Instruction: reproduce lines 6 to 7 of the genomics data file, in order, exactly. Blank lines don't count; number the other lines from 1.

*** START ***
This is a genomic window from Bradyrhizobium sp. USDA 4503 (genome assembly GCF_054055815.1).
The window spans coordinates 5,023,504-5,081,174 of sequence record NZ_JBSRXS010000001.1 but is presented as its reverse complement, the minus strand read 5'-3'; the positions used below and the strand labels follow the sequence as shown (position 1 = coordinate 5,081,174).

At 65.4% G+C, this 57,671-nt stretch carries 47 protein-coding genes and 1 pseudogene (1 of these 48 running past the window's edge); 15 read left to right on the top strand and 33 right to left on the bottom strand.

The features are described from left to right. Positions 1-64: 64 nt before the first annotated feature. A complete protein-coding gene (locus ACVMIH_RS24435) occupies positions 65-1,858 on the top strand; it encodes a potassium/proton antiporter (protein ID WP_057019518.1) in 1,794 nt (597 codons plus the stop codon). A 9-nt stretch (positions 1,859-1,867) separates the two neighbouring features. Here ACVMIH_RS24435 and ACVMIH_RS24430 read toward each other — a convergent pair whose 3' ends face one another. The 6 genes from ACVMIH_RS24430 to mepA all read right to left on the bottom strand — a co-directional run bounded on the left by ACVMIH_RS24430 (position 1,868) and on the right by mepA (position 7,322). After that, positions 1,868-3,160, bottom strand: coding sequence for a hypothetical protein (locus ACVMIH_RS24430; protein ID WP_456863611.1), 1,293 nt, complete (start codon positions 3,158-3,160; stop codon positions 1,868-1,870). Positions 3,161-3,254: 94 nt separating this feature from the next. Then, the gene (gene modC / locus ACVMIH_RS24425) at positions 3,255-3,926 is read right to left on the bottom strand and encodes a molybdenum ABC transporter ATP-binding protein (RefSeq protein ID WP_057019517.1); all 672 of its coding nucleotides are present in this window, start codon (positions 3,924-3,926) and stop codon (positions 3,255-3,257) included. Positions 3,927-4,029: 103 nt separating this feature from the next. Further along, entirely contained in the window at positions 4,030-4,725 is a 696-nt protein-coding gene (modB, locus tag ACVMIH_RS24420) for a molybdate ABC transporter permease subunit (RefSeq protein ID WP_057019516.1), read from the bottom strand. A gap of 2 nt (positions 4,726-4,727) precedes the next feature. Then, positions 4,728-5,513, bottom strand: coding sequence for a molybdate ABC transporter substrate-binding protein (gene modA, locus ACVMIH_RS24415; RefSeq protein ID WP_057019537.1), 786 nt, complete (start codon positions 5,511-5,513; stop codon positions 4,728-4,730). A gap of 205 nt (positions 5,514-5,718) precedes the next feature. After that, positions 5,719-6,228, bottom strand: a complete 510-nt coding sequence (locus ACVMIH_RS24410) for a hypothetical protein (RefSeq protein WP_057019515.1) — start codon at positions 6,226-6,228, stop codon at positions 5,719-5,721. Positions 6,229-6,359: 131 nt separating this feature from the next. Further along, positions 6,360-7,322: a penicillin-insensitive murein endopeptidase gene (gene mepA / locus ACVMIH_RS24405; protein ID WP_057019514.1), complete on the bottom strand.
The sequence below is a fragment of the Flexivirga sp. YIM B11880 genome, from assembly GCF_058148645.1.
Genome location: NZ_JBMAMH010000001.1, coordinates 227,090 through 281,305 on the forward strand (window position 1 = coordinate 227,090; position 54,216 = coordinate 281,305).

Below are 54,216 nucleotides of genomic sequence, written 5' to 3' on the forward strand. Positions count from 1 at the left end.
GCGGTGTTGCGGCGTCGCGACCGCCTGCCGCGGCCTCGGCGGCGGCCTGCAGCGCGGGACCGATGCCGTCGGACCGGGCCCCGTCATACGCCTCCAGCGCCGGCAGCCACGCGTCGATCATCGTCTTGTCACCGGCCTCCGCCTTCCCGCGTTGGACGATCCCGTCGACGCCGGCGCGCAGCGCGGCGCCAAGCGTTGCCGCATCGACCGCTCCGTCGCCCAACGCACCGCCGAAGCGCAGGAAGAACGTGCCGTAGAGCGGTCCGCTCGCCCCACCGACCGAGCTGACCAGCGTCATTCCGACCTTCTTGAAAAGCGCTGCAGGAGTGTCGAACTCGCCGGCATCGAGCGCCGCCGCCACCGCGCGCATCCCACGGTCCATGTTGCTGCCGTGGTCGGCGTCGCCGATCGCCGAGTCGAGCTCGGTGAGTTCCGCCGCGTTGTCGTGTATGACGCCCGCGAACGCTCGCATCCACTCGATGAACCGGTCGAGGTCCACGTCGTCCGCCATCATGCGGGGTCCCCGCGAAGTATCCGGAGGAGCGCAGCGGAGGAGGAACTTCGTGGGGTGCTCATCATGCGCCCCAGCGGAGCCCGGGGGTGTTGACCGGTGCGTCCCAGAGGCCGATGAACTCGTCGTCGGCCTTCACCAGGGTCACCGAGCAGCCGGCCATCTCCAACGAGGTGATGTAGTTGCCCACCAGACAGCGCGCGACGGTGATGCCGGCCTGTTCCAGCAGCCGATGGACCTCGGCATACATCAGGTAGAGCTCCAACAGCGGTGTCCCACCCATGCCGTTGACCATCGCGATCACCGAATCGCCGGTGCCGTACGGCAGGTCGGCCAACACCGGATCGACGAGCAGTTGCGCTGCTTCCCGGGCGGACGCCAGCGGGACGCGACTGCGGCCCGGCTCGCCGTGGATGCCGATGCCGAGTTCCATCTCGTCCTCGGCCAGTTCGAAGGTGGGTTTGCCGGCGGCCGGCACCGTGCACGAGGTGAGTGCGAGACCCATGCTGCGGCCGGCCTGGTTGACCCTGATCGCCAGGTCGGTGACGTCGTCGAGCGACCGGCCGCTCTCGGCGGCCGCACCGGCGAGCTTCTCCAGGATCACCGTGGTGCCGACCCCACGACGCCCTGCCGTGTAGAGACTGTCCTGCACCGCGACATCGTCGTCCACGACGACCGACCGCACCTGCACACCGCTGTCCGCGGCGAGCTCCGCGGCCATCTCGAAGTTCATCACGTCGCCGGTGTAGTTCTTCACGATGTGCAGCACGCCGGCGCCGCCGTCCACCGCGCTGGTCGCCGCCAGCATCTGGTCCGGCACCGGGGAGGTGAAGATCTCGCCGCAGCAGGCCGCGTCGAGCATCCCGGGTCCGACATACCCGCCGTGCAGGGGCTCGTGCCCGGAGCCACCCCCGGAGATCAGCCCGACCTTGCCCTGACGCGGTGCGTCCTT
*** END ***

Genome location: NZ_JBMAMH010000001.1, coordinates 227,090 through 281,305 on the forward strand (window position 1 = coordinate 227,090; position 54,216 = coordinate 281,305).

Below are 54,216 nucleotides of genomic sequence, written 5' to 3' on the forward strand. Positions count from 1 at the left end.